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The Old Man: Rotten Damped Spark Stuff

TAGS: old man, time
07/09/2014

In the early years of the ARRL, co-founder and first President Hiram Percy Maxim occasionally penned editorials in QST magazine using the pseudonym "The Old Man." These "rants" became legendary. As part of the ARRL Centennial celebration, we'll be re-publishing a number of The Old Man's observations throughout the year.

Rotten Damped Spark Stuff

By The Old Man

Take it away and bury it — sprinkle some saw dust on it and sweep it out — give to the kids to play with — I’m through with it. After what I have seen tonight, I’m all for CW. Let the kids enjoy squarking at each other with their damped sparks; let them set fire to their houses, put their telephone companies out of business and blow up their electric light stations with their kick-backs. I am no longer interested. I am going to set my bulb oscillating, light the old pipe and sit back in gentlemanly comfort and push through relay traffic with the sweet little peep stuff. There will be others like me and soon we can get a message almost anywhere we want on CW, judging by what is going on over east.

I’ve been fixing for this shift for some time. QRM has got so fierce that most of the time it is impossible to work any distance at all. With rotary gaps belching forth five amperes on any old tune, as loud at 2500 meters as at 200, and the unlicensed moonshine spark coil stuff from the way-nots going at it every night, doing any relay work is like listening to a whispered life story in a night-life restaurant with the jazz band gone amuck close up on your starboard quarter. It is too hard work making sense out of what you get, and when you count up the hours and the number of messages and divide the latter into the former the answer is too darned many man-hours per message. And if what I saw over on the other side of town tonight is any criterion, it is not going to improve any.

While waiting for the fading tests to begin, let me jot down the jar I had tonight. It started with the telephone people insinuating that I was putting the telephone system on the blink with my wireless. They said their switchboard lights were popping in and out, their bells ringing steadily and buzzing businesses coming in on the lines until they were about crazy. To prove an alibi, I made a swift guess as to where the trouble probably was and proceeded to get their expert and myself invited over to the house of a certain young Marconi person who had been asking me to cure him of kick-backs. He had been having the trouble for some time, and hesitating to suggest Sloan’s Liniment or Indian Swamp Root, I had been holding him off. He was more than glad to have me come over, so taking Mr Phone Expert, we went.

It seemed to me about time to notify somebody of something, so I beat it for the front door seeking for the push button as promptly as may be. Imagine my state of mind when I discovered the blame thing snapping and shooting fire on its own account and the bell ringing somewhere inside steadily. Not caring to monkey with a flaming push button, but feeling that it was my duty as an American citizen to hasten before the whole blamed town got going, I knocked rather firmly on the door. Mr Phone Expert was at my elbow and had seen all I had seen and was also impressed with the necessity for prompt action.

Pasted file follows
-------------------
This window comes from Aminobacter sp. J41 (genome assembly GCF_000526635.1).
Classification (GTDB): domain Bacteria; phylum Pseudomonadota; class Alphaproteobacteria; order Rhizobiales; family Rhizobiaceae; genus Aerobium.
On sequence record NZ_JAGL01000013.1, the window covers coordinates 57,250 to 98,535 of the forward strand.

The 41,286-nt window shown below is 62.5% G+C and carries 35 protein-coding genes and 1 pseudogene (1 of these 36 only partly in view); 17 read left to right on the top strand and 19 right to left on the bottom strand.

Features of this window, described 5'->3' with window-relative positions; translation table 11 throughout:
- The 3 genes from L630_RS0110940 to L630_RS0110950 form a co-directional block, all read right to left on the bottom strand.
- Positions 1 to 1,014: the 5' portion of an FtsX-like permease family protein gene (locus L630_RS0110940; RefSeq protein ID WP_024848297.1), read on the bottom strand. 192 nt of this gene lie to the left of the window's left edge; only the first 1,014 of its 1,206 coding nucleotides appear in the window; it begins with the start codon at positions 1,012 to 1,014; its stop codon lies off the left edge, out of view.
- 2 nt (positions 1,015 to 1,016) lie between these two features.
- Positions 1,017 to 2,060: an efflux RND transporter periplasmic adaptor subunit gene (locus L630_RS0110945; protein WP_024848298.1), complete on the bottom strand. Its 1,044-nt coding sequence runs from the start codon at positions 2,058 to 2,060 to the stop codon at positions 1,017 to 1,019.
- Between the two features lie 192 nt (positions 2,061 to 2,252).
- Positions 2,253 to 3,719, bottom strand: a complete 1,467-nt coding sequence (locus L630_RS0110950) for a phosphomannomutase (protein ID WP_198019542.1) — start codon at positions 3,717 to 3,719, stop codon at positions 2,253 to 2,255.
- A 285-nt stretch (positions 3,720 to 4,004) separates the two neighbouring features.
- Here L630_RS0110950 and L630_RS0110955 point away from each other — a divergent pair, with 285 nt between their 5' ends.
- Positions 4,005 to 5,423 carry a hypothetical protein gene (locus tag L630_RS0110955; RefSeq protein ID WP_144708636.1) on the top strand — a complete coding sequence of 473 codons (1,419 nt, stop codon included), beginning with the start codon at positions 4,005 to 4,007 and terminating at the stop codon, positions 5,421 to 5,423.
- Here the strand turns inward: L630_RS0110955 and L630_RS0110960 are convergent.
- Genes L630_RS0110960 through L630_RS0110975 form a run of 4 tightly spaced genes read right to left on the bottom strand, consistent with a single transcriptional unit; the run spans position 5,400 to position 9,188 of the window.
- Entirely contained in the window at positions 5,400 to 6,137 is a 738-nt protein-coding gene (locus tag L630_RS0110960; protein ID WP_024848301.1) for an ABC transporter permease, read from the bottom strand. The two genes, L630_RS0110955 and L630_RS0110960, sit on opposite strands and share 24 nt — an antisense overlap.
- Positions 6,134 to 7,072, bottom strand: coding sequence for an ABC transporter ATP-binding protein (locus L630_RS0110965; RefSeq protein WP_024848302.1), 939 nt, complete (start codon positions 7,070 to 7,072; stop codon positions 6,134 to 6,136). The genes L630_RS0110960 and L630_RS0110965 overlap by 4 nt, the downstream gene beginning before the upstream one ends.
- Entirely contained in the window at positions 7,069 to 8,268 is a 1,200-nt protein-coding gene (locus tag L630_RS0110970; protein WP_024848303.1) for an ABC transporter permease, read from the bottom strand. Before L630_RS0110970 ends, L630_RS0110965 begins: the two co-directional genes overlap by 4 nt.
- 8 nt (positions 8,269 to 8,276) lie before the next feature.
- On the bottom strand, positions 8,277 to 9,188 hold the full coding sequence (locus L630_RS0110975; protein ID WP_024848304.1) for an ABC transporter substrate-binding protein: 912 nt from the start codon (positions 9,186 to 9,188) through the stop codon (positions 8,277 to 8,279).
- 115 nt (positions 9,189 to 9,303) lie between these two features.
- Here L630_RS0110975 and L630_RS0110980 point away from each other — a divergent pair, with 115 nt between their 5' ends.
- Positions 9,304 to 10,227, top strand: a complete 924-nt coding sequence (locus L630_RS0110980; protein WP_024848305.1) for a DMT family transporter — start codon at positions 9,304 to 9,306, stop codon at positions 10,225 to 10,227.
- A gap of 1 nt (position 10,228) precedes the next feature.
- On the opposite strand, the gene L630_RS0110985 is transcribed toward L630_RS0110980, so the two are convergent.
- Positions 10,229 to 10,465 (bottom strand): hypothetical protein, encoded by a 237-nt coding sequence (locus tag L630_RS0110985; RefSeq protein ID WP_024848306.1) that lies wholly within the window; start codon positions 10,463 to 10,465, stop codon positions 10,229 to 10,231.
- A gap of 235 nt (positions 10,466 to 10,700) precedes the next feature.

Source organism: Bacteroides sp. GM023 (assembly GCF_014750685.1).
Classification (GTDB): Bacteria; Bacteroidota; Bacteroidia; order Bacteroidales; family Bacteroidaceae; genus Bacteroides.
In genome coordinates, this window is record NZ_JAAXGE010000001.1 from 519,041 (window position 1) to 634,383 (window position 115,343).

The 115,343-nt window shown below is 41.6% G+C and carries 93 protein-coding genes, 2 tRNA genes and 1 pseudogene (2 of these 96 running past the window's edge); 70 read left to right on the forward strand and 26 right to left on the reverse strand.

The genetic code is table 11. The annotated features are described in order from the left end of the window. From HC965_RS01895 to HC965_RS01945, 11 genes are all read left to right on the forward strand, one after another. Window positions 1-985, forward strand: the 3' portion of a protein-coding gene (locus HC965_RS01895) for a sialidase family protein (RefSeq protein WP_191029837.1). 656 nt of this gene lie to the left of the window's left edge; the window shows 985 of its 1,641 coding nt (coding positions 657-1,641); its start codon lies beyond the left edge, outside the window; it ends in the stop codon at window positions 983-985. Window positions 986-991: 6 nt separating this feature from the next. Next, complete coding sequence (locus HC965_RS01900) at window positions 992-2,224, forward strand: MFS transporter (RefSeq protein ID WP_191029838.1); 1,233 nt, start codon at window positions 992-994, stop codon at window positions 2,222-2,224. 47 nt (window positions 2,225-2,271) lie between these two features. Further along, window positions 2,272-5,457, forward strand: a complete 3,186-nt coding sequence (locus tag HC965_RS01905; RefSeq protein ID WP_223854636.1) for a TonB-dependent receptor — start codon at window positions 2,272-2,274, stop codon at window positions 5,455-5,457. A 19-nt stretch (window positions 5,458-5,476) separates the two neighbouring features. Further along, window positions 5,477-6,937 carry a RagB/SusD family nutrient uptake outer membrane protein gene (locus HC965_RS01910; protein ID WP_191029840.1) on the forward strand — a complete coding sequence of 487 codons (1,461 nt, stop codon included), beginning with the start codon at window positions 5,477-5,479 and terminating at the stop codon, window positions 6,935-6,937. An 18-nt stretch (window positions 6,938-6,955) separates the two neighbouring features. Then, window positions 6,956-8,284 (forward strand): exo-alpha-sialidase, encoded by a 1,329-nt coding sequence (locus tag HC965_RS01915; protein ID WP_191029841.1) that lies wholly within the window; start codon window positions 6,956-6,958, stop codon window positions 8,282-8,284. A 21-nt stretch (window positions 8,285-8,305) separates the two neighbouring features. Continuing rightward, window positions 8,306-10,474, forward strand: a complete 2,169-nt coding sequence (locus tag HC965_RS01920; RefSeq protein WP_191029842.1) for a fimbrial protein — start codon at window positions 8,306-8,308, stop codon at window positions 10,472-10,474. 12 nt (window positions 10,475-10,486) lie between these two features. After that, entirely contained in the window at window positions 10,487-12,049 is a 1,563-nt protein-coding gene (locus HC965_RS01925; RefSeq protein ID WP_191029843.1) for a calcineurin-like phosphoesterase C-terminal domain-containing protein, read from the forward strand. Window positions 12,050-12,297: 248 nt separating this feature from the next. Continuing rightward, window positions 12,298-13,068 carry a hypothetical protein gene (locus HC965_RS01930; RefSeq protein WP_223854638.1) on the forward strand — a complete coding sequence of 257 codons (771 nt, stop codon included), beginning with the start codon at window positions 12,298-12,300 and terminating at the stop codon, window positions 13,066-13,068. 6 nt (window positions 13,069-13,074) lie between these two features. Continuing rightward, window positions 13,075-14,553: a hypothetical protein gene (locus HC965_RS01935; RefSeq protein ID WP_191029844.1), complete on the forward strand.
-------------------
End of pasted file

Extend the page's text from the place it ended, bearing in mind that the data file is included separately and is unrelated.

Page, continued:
Mother opened the door and greeted us smilingly, sweetly and deliberately. She was one of those lovely little old ladies you like to talk to and wait upon. The last thing in the world on her mind was danger and vigorous action. You saw the whole story at a glance. If Harry was interested in wireless, why hinder him? Why disturb his scientific investigations? How happy we all should be that Harry was interested in such a wonderful science instead of idle amusements as were most other boys. What if the light in the garage did behave like a Bessemer converter? What if the door bells did ring bloody murder by the hour? What if the push button on the front porch did electrocute somebody? What if the trouble department at the telephone station had been up all night for the past two weeks trying stop subscriber’s bells ringing all night? Was it any reason for interrupting Harry in his radio research work? No! Harry was a born leader and he must not be coerced into considering the rest of the town, nor into getting up to breakfast nor into going to school. He must have free play for his wonderful talents.

The boy wonder of the Wabash was found in a little back room surrounded by blue flame, submerged in deafening racket from a naked rotary gap, merrily pounding the key, and calling a ninth district station that was as far beyond his range as heaven is beyond for mine. Flame and evil sparks were chasing themselves across dry woodwork all over the neighborhood. I hankered for a fire extinguisher and no one to interrupt while I distributed its contents as fancy dictated. With the instinct of self preservation uppermost, I touched him on the shoulder, and as I had hoped he stopped abruptly and rose to greet us. The fire hazard was at least reduced in part, although heaven only knew in what place some dry clapboard was smoldering. Suggesting that he shut down the crazy rotary so we could talk without straining our vocal chords, I introduced the dejected gentleman from the telephone company, took a chair, and proceeded to look around.